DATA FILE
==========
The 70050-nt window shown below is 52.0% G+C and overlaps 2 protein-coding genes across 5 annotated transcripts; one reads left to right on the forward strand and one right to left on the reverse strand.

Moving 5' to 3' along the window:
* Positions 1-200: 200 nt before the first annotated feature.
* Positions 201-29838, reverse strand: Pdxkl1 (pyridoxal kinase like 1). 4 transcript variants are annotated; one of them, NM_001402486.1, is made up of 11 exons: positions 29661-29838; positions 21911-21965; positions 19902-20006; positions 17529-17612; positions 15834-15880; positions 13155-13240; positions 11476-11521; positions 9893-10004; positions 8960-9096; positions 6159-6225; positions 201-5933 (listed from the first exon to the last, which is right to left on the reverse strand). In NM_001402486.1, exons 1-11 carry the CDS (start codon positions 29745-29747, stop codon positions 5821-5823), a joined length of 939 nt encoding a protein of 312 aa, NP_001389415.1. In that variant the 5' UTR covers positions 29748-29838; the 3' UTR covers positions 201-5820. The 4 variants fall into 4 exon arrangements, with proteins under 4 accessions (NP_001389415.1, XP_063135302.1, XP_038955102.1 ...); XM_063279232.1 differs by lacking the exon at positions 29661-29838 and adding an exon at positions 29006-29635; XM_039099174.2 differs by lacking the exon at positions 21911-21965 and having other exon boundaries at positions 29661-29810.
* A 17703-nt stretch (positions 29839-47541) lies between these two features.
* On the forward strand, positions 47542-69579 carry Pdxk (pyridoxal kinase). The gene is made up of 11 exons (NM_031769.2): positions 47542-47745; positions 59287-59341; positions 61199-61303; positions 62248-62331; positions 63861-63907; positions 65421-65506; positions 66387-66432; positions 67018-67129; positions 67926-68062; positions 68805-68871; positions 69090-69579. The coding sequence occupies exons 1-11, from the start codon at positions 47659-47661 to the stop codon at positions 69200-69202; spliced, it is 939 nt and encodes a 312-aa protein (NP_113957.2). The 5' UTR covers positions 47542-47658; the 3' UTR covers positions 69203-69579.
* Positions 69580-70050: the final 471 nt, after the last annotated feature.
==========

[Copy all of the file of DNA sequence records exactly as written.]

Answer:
The 70050-nt window shown below is 52.0% G+C and overlaps 2 protein-coding genes across 5 annotated transcripts; one reads left to right on the forward strand and one right to left on the reverse strand.

Moving 5' to 3' along the window:
* Positions 1-200: 200 nt before the first annotated feature.
* Positions 201-29838, reverse strand: Pdxkl1 (pyridoxal kinase like 1). 4 transcript variants are annotated; one of them, NM_001402486.1, is made up of 11 exons: positions 29661-29838; positions 21911-21965; positions 19902-20006; positions 17529-17612; positions 15834-15880; positions 13155-13240; positions 11476-11521; positions 9893-10004; positions 8960-9096; positions 6159-6225; positions 201-5933 (listed from the first exon to the last, which is right to left on the reverse strand). In NM_001402486.1, exons 1-11 carry the CDS (start codon positions 29745-29747, stop codon positions 5821-5823), a joined length of 939 nt encoding a protein of 312 aa, NP_001389415.1. In that variant the 5' UTR covers positions 29748-29838; the 3' UTR covers positions 201-5820. The 4 variants fall into 4 exon arrangements, with proteins under 4 accessions (NP_001389415.1, XP_063135302.1, XP_038955102.1 ...); XM_063279232.1 differs by lacking the exon at positions 29661-29838 and adding an exon at positions 29006-29635; XM_039099174.2 differs by lacking the exon at positions 21911-21965 and having other exon boundaries at positions 29661-29810.
* A 17703-nt stretch (positions 29839-47541) lies between these two features.
* On the forward strand, positions 47542-69579 carry Pdxk (pyridoxal kinase). The gene is made up of 11 exons (NM_031769.2): positions 47542-47745; positions 59287-59341; positions 61199-61303; positions 62248-62331; positions 63861-63907; positions 65421-65506; positions 66387-66432; positions 67018-67129; positions 67926-68062; positions 68805-68871; positions 69090-69579. The coding sequence occupies exons 1-11, from the start codon at positions 47659-47661 to the stop codon at positions 69200-69202; spliced, it is 939 nt and encodes a 312-aa protein (NP_113957.2). The 5' UTR covers positions 47542-47658; the 3' UTR covers positions 69203-69579.
* Positions 69580-70050: the final 471 nt, after the last annotated feature.